In Parliament, Workers’ Party MPs have been doing their part to call to attention the inadequate protections given to these workers. During the debates surrounding Budget 2017, Non-Constituency MP Daniel Goh argued that young PMEs who have switched to contract-based service jobs are “more vulnerable to abuse and exploitation, especially since they will not be able to lodge claims and obtain assistance through the usual channels.”
“Currently, employment-related laws in Singapore, such as the Employment Act, the CPF Act, and the Work Injury Compensation Act (WICA) outline the rights and responsibilities of employees and employers, including contributions towards housing, retirement and medical benefits,” highlighted Aljunied GRC MP Chen Show Mao during Budget 2017. However, he pointed out that, “Unlike an employee, a freelancer performing work under a contract for service currently falls outside the scope of many provisions of our employment-related laws.” In arguing that we should “embrace the rise of the gig economy,” he suggested that the Government should consider risk pooling mechanisms to yield protection for freelancers in the event of work injuries.
Another kind of opportunity to seek work experience arises from the fact that Singaporean youths are eligible for work-travel programmes in Australia and New Zealand, among other countries. Such visa schemes encourage youths to travel in these host countries for up to a year while picking up temporary employment in service sectors of their interest.
One benefit of such a scheme is that millennials who are undecided on their career direction may use such an opportunity to broaden their horizon while funding their stay abroad by working. As the saying goes, you only live once. So, why not find an excuse to travel and work concurrently if you are fortunate to have the means to do so?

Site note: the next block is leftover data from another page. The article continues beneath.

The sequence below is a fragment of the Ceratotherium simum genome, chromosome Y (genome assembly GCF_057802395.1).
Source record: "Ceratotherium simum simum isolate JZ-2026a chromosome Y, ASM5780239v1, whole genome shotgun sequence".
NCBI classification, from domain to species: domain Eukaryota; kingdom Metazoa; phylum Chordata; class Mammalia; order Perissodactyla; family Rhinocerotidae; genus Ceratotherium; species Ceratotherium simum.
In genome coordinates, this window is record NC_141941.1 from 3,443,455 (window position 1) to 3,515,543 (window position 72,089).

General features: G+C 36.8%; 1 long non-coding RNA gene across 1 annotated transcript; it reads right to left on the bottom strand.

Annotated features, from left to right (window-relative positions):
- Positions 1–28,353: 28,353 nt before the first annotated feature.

‘Iron rice bowl’ Jobs
Many of us in Singapore are familiar with the term ‘iron rice bowl’ which is associated with jobs that are permanent and relatively stable in nature, with little to no risk of retrenchment. These jobs exist in Singapore, but are predominantly found in the Civil Service and the uniformed services such as the Singapore Police Force, the Singapore Civil Defence Force and the Singapore Armed Forces.
Civil Service job openings are sought after by graduates as they pay competitively and include many roles which offer good work-life balance and benefits. The Public Service, of which the Civil Service is a subset, employs people in statutory boards, and offers more varied forms of employment including temporary contract roles. Nevertheless, it is worthwhile noting that the Public Service may not be immune to hiring freezes due to economic fluctuations and changing operational needs. If young Singaporeans have a calling to serve the public, the Public Service remains an attractive employer.
Changing economic conditions tend to bring new challenges to different demographic groups within a workforce. The rise of the gig economy in Singapore and its impact on young graduates entering the workforce is no exception. The current state of the economy provides young graduates with an even stronger impetus to take steps to adapt to these changes. However, the Government ought to play a leading role in fixing the institutional or structural challenges which are preventing young graduates from fulfilling their maximum potential in our Singaporean workforce.
Written by WP Newsdesk volunteers ~